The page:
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Young's double slit experiment

Young's double slit experiment

Item no.: P1195200

Difficulty Expenditure of Time print
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Principle

In 1801 Thomas Young conducted an experiment in which he shone light from a single light source onto two slits, thus creating two beams of light which, when recombined, displayed the interference phenomenon. The classical investigation delivered final proof of the wave nature of light.
In the first experiment the students will become familiar with the principle of Young's experiment on interference. In a second experiment they will ascertain the wavelength λ of red light.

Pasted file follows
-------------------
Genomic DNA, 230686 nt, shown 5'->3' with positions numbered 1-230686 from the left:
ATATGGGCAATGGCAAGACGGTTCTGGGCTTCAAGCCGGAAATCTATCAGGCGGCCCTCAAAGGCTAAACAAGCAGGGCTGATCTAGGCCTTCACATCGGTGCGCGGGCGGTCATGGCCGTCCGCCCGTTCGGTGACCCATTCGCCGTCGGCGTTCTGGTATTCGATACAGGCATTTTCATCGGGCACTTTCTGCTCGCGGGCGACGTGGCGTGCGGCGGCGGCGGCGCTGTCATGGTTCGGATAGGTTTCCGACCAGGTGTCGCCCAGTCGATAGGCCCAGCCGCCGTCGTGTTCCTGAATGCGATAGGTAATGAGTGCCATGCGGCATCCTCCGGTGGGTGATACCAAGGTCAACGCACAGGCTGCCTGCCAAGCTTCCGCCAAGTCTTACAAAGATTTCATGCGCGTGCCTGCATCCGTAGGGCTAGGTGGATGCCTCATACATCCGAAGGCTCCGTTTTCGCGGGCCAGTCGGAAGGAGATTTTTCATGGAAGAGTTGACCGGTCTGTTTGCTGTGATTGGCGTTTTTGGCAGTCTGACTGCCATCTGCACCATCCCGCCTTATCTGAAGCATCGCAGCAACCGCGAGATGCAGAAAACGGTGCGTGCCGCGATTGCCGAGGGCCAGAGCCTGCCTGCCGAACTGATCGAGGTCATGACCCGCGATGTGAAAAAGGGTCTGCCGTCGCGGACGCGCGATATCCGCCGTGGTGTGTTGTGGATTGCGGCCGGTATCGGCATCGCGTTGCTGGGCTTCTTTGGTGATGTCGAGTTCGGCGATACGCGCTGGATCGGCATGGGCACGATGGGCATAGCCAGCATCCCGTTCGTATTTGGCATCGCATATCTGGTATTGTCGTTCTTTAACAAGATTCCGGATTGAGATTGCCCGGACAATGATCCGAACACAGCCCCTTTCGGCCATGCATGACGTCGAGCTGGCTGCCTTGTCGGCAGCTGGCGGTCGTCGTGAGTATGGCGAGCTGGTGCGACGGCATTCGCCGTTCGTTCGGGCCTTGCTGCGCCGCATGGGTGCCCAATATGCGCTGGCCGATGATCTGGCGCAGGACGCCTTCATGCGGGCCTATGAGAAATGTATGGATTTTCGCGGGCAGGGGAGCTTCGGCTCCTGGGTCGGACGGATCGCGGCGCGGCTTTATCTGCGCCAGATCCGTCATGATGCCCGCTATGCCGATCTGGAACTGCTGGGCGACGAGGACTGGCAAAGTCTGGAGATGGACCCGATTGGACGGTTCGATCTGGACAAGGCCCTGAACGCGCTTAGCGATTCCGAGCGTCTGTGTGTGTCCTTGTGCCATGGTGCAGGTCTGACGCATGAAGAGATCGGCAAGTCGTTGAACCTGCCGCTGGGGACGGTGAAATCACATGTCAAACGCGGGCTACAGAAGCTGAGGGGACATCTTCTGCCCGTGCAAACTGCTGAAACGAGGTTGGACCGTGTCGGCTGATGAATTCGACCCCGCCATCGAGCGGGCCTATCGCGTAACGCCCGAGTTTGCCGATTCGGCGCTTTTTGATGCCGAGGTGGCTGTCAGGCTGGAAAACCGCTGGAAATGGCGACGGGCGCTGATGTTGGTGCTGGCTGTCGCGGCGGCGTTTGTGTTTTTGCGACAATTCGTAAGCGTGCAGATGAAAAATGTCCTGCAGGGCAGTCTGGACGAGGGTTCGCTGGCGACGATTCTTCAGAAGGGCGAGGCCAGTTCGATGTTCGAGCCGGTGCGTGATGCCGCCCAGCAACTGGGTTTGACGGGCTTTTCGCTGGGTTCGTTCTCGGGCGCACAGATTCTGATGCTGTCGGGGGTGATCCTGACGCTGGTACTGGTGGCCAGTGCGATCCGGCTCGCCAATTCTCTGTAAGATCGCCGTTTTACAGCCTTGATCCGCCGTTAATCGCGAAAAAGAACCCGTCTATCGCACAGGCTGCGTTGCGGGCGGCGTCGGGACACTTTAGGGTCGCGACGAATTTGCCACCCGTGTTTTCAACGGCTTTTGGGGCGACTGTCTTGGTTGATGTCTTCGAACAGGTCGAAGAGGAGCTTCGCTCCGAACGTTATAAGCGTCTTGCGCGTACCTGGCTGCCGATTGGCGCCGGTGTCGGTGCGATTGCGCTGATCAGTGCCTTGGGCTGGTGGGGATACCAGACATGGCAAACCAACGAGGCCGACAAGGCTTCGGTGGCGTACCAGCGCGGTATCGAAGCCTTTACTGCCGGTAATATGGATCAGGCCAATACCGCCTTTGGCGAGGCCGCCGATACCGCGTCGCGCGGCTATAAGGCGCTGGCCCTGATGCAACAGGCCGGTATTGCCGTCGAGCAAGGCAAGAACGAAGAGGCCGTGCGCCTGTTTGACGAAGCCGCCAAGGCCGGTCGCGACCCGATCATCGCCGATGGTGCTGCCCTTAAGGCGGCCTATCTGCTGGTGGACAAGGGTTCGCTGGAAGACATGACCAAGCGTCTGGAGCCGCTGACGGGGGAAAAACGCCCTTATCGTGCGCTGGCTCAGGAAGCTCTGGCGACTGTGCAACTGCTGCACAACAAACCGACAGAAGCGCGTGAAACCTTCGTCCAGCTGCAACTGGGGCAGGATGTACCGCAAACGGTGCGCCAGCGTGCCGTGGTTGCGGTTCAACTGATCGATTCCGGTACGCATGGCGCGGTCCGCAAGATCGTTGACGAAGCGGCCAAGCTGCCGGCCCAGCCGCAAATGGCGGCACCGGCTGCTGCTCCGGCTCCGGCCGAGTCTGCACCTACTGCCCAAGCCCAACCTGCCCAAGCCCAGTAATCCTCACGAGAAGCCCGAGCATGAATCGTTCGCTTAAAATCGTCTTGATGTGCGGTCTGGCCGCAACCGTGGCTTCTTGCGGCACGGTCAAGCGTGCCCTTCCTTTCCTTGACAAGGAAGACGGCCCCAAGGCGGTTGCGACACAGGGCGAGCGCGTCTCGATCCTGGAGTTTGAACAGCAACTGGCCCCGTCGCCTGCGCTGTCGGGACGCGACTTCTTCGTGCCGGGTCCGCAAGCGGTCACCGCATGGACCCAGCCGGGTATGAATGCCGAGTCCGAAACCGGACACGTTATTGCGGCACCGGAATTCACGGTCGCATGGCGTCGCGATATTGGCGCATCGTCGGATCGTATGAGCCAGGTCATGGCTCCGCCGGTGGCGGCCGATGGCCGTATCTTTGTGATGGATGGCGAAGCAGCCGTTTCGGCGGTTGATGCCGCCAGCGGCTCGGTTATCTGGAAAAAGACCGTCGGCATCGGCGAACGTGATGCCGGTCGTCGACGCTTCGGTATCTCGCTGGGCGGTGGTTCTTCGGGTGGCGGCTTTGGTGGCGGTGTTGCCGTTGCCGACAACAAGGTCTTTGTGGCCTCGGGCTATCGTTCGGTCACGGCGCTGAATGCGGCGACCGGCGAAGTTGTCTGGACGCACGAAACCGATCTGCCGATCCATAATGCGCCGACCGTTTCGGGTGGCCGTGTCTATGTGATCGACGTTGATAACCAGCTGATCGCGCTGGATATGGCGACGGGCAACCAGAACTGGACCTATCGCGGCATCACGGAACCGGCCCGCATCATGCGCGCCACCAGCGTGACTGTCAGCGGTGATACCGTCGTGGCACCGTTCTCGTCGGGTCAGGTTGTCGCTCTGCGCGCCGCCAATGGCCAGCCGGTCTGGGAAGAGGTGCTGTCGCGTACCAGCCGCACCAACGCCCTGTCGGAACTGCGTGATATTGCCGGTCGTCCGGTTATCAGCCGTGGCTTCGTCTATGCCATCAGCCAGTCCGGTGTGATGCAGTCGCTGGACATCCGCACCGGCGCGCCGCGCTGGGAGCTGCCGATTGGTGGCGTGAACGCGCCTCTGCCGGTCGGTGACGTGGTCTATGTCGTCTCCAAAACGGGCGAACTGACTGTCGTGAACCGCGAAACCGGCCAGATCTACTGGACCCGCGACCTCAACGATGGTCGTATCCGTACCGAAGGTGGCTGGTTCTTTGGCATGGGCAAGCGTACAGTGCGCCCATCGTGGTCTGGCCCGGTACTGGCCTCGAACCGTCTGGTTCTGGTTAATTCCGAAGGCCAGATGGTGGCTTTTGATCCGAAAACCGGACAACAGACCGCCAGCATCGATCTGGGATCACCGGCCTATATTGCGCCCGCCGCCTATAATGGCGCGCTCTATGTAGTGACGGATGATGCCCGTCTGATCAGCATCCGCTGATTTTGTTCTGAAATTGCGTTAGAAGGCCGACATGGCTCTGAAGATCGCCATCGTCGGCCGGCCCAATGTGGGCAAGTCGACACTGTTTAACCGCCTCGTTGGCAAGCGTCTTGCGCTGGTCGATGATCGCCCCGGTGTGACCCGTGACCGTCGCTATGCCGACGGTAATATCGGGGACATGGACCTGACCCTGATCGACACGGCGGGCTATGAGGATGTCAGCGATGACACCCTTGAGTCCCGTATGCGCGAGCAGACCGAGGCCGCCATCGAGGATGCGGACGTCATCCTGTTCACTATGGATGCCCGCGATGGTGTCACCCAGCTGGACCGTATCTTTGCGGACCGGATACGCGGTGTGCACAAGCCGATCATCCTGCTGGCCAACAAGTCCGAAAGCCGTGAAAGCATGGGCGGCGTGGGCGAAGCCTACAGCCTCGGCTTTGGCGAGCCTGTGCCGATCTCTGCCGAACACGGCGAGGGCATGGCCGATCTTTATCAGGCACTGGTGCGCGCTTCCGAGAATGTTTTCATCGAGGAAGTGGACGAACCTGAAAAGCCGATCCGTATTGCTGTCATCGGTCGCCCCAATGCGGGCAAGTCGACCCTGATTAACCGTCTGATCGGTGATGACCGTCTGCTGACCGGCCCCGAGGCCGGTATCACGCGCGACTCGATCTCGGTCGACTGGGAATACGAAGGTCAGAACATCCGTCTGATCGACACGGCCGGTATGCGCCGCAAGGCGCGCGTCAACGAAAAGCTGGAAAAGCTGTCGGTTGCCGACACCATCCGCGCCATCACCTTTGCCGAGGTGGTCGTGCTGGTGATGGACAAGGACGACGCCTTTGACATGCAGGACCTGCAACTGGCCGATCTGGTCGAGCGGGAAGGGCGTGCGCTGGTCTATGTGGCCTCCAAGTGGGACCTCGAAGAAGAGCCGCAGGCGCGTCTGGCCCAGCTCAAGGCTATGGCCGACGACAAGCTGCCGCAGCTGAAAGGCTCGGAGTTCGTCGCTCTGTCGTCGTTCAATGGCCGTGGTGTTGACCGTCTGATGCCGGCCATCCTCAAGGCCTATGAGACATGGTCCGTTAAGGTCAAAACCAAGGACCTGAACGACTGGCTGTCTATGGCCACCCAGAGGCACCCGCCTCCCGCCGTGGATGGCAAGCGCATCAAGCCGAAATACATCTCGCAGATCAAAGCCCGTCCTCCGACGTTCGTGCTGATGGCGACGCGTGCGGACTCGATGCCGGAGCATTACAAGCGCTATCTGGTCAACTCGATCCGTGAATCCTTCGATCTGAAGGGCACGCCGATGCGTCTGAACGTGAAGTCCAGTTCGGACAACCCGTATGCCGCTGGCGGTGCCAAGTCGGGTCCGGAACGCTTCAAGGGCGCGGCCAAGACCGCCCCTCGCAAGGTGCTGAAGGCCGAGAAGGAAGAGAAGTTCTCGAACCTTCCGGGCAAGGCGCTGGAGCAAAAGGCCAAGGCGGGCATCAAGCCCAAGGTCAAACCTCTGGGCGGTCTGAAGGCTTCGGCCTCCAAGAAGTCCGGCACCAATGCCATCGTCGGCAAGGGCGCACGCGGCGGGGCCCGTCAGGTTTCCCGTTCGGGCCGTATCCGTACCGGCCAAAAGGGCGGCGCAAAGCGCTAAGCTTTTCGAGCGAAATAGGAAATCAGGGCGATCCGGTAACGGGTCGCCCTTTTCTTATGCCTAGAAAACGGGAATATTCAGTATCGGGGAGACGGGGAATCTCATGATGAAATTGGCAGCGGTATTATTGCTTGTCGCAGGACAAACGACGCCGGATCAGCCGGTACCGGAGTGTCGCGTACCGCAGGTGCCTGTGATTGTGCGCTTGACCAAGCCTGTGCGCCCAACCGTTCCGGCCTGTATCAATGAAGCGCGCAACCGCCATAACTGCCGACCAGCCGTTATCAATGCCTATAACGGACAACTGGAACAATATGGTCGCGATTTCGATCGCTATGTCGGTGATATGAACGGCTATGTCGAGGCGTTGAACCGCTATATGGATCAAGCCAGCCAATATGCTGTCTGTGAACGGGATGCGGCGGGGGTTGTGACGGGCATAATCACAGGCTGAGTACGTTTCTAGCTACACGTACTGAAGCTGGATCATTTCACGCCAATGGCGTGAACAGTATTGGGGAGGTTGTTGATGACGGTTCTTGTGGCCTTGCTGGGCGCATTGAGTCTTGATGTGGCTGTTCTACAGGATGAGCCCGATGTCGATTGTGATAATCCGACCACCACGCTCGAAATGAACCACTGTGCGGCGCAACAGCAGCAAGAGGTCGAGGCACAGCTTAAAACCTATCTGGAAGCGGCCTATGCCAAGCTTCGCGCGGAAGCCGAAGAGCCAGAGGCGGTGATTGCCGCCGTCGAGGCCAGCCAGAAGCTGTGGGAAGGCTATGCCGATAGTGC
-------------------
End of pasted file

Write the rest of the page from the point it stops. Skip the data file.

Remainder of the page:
Benefits

  • Multifunctional light box - All-in-one: Can be used for geometric optics on the table, colour mixing and on an optical bench
  • Extension with others sets at anytime, no additional light sources needed, recognition value for students

Tasks

How can we use diffraction at a double slit to prove that light interferes? Direct a narrow beam of light onto a double slit and observe what happens. Determine the distance between the virtual light sources and, using this and the interference pattern, determine the wavelength λ of red light.

Document     Filesize
p1195200e.pdf Experiment guide, English 353.76 KB

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